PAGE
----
Romeo & Juliet, the Indian Version

Posted on December 24, 2009

The story holds that the girl Ranga fell in love with the boy Kazi, and their families did not approve. To protect their love, and avoid family opprobrium, they fled into the forest and were never seen again.. The locals took to calling the forest KAZIRANGA. Right now I'm at the edge of the same forest, about to climb atop an elephant. Nothing tragic and romantic about my day, and my only pressing concern is the amount of tea the hotel staff has plied me with. I'm wondering how to answer natures call from atop an elephant.

My elephant moves along. More correctly he lumbers along. A gait that looks slow, but is in fact pretty quick, he is steered towards groups of rhino by the mahout, sitting astride his neck and steering him with a push of a bare foot behind the ear.

One moment I'm standing in the woods, the next in an elephant depot, as 20 plus elephants arrive and unload their first group of passengers. It seems I chose well in electing the second ride, as the first ride is known for foggy conditions that reduce visibility. Only 6 a.m. and barely light, but less foggy by the minute. Unlike aircraft, elephants operate in the fog, but we humans are only here for the view. Once atop my 3 seater pachyderm (who knew, there are 3, 4, and 5 seater elephants, so obviously I got the compact model, more fuel efficient?) I get the briefest of safely instructions (funny how this is like an aircraft, where to keep my feet, how to say seated, how to get the mahout (elephant driver) to slow down or stop), and then we are off. Just minutes later, it's the Nature Channel come to life. Poor Kazi and Ranga, they fled into a forest full of rhinoceros, elephants, wild boar, wild buffalo, tigers and leopards. No wonder they were never seen again. I'm safe atop the elephant, and just 30 feet from Indian one horned rhinoceros, the largest concentration of them on the globe, with over 2000 of them here. Nothing harms or messes with an adult elephant, and sitting astride one, I am perceived as just an extension of the elephant, (some weird deformity, a man elephant to be pitied?) so as my elephant approaches the rhinos, they go about their business, which is essentially eating. If you weighed 2 tons, and ate only grass, you too would need to eat constantly to ingest enough nutrients. The 30 odd rhino I see have their heads down, as their prehensile lips twist off bushels of grass in seconds. They sometimes look upward, not as us, but maybe just to stretch their necks. The other passenger on my elephant is a park ranger, his rifle loaded with only blanks, in the extremely unlikely event a rhino or elephant runs amok, the sound of the shot will frighten them.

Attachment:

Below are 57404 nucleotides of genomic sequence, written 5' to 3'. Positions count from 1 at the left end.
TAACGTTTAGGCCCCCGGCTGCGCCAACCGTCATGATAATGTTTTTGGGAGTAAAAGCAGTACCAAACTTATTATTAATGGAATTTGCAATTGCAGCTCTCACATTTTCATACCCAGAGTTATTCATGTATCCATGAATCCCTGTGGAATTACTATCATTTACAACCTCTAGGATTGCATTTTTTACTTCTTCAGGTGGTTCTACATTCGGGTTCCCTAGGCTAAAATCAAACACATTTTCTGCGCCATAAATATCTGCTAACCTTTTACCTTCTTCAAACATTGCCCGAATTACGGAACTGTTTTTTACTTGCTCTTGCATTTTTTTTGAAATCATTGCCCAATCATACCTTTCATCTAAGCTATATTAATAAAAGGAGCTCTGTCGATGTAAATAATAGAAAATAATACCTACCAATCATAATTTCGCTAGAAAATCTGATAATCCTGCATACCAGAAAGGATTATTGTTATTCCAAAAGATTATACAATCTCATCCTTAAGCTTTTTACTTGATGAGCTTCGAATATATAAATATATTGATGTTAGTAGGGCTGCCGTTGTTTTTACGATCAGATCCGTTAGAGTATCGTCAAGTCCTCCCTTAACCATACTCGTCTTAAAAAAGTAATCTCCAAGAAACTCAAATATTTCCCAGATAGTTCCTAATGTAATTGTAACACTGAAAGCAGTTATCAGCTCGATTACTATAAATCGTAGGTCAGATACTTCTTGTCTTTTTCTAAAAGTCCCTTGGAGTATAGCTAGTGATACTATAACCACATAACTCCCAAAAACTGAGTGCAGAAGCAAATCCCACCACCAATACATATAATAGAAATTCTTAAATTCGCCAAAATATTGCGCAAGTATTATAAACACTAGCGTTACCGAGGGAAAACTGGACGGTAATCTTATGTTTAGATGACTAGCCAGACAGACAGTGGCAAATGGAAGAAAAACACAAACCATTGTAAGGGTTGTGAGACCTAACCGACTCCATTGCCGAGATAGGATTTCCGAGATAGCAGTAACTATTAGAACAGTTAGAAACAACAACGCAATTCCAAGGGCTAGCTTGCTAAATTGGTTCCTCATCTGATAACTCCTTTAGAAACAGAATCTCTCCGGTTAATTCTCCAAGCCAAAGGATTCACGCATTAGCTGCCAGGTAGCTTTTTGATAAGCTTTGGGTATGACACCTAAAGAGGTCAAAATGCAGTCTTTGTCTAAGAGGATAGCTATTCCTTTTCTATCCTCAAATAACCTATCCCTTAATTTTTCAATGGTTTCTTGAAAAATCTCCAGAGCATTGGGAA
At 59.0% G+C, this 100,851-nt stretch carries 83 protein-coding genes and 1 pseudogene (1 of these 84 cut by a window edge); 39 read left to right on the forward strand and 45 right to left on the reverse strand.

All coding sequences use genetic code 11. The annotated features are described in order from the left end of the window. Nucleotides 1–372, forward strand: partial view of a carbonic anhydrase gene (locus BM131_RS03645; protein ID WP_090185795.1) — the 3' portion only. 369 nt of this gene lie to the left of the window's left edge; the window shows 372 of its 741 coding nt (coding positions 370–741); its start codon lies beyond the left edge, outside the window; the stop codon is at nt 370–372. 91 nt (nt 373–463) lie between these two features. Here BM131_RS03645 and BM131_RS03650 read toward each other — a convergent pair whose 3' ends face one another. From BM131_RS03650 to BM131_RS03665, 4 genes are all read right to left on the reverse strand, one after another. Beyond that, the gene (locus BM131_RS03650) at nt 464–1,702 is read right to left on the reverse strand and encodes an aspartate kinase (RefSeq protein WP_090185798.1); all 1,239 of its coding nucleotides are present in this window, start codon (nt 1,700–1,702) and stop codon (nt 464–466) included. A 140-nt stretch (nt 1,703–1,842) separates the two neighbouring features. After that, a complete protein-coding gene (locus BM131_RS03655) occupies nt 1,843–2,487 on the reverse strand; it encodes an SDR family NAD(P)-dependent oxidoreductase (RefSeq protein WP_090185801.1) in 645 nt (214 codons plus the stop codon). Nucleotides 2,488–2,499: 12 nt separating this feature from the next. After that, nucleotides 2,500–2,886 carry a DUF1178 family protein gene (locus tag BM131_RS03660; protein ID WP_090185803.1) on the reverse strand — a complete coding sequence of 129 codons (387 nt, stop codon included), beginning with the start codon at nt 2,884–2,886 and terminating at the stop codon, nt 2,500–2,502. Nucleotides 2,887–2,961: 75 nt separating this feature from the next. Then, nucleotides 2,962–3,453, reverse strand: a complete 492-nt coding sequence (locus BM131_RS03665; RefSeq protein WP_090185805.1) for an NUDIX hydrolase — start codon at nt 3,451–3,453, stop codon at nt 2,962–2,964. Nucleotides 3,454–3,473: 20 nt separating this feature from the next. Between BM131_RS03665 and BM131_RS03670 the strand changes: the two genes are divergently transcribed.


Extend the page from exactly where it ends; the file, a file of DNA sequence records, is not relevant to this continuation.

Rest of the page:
​One moment I'm standing in the woods, the next in an elephant depot, as 20 plus elephants arrive and unload their first group of passengers.

The ranger explains that were I on the ground, the story would be a different one. Rhino have poor eyesight, good hearing and excellent sense of smell. And they run at 25 miles per hour. I'm instructed that if I find myself at the end of a charging rhino, just stand my ground and don't move, until just as it's about to obliterate me. Then I merely step aside, the animal cannot pivot or stop short, so I'll have nothing to worry about. Yea sure. I think the ranger realizes tourists love to hear this story, (danger without actual danger) so they can repeat it back home, just as I'm doing here.

My elephant moves along. More correctly he lumbers along. A gait that looks slow, but is in fact pretty quick, he is steered towards groups of rhino by the mahout, sitting astride his neck and steering him with a push of a bare foot behind the ear. Stop is indicated with a tap on the head by a 18 inch length of iron with a pointed end. I never see action from the pointed end, but gather it must have its utility. It's much more comfortable aboard an elephant then I would have expected. They've equipped him (it is a him, you can't miss the evidence) with a saddle over many blankets, and there is a place for my feet, but I'm taller than the average rider, so my feet dangle as I straddle. I have an inverted U shaped bar to hold, but so secure is the ride I go hands free.

While rhinos are the money shot, the elephant moves through herds of swamp deer and hog deer (with hog shaped nose, and homely faces) and skirts groups of wild buffalo, the ancestors to the placid water buffalo seen in all villages, the wild version slightly bigger, with enormously bigger scimitar shaped horns, and aggressive as well (though no lesson as to how to avoid a buff charge). Wild elephant are in the distance. Apparently, the wild and domestic ones are best kept apart, as the wild ones try to kidnap the domestic females, (easy way to increase harem size) and the domestic males resent this poaching of their women, so the 2 communities function best separately.

An hour later we've passed through forest, field and marshland, and we approach a 2 story wood structure. My elephant is maneuvered into position, and I dismount (inelegantly) with a helping hand, much as would from a boat, in that there is some wobble from the vessel. The ranger behind me dismounts in one smooth move, he is of course a veteran at this, and I'm a first timer.

While it's a great experience (and I sign up for more) I have one piece of advice: pee before getting aboard an elephant.

I faced no danger, and lived to tell about it..